• Careful!! The sample schematic shows a 50 ohm resistor in series with the LED. This is WAY too little for an Arduino I/O. 220 ohms or more would be OK.
    The specsheet shows the 50 ohms for testing speed with a signal generator, it's NOT for general application.

  • Does it matter that your schematic differs from the datasheet? I always thought that the emitter of an NPN transistor always was connected to ground. Like in the datahseet, this would give an inverted output to the input signal. Since this device does not have an external base to drive, will it work (or has it been tested) with the schematic posted with this part?
    Thanks in advance.

  • I used this in a very simple circuit to control a dSLR camera via wired remote. (@sparkplug781, I think it did match their exaple schematic.) The project was to generate a slow-motion video of a camera's shutter action.

  • I have the circuit working fine, although the example schematic has the pinout backwards for 3/4. And the example schematic lists it as a diode diode OI, when according to the datasheet it is a Diode photo transistor OI. This is a large difference in performance as this variety can really only reliably generate square wave outputs and diode diode can transfer most signal-functions.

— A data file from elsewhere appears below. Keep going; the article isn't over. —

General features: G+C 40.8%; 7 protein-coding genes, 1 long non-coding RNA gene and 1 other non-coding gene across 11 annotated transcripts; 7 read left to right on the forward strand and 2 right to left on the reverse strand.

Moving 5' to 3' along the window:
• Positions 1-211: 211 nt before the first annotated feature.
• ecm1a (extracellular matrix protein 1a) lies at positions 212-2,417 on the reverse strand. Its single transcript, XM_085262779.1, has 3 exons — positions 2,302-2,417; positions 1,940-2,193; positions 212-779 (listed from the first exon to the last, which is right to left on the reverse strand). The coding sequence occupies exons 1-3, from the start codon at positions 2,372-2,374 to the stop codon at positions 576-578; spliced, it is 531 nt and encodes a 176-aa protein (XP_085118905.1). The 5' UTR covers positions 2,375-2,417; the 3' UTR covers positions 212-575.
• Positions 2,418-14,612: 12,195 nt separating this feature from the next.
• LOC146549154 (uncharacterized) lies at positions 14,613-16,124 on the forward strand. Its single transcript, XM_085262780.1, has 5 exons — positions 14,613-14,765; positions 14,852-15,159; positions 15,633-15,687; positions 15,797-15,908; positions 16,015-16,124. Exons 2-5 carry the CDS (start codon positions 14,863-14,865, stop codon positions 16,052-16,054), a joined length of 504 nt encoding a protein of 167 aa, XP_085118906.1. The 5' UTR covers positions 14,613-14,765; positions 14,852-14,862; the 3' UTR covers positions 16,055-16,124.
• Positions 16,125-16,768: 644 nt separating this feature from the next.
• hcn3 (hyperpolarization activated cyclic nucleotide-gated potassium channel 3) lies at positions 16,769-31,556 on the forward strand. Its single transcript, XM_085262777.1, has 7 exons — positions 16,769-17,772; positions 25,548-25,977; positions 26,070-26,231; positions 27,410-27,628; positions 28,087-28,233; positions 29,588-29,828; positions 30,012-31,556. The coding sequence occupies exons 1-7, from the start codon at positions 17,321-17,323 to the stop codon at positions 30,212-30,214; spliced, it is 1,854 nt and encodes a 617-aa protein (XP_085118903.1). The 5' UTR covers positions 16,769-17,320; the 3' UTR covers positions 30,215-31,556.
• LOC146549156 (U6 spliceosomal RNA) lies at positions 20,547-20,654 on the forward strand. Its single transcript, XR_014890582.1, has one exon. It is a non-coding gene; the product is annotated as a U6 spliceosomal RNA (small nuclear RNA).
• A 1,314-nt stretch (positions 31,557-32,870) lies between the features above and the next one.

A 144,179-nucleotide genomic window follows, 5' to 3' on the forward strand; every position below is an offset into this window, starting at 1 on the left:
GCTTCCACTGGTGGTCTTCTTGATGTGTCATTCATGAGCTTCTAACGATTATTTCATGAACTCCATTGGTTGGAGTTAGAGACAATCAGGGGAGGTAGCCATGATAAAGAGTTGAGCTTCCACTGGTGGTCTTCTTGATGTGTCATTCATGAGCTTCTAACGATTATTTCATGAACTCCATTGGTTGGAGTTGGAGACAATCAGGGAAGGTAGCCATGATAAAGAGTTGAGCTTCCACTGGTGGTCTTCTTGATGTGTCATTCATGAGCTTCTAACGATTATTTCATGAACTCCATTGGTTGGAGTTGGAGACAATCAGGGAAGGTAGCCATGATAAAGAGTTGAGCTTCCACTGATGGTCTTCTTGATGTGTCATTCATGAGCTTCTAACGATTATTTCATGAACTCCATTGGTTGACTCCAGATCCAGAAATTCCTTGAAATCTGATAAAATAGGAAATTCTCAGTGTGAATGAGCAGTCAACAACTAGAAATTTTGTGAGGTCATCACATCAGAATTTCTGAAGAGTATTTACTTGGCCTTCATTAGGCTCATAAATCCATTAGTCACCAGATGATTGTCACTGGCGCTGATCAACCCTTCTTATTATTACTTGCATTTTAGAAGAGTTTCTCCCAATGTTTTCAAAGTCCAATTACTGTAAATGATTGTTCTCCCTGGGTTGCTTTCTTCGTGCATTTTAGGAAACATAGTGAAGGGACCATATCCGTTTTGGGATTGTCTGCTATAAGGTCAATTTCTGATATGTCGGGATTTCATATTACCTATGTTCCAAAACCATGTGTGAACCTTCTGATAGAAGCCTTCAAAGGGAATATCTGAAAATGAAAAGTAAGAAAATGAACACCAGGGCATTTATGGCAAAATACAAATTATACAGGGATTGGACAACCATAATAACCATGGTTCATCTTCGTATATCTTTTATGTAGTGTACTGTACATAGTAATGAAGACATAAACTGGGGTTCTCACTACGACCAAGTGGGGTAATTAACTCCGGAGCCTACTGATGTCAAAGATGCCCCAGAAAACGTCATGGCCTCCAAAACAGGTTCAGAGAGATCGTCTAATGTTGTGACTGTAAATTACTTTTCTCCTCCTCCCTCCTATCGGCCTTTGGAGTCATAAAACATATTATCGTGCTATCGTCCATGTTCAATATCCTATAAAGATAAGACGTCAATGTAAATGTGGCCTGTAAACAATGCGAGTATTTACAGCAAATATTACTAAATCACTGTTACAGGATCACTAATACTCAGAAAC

1.) Can anyone tell me why I didn't get signal through the OI until I used a fairly large resistor on the voltage divider (~50K)? The example circuit has a 50 Ohm listed. Virtually any resistor should work since it is 0-drop voltage divider. I imagine if the source V has any capacitance you will inadvertently create a high-pass filter; but I don't think that is what is occurring here. I put a 100K trim pot and was able to tweak in good square waves at 40K

    2.) It isn't listed anywhere, but like any LED you will need a >~1.5V input voltage to trigger any signal at all, R1 (input) should be matched like any LED resistor depending on Vin.

  • Just curious, what is the difference between this and a solid state relay?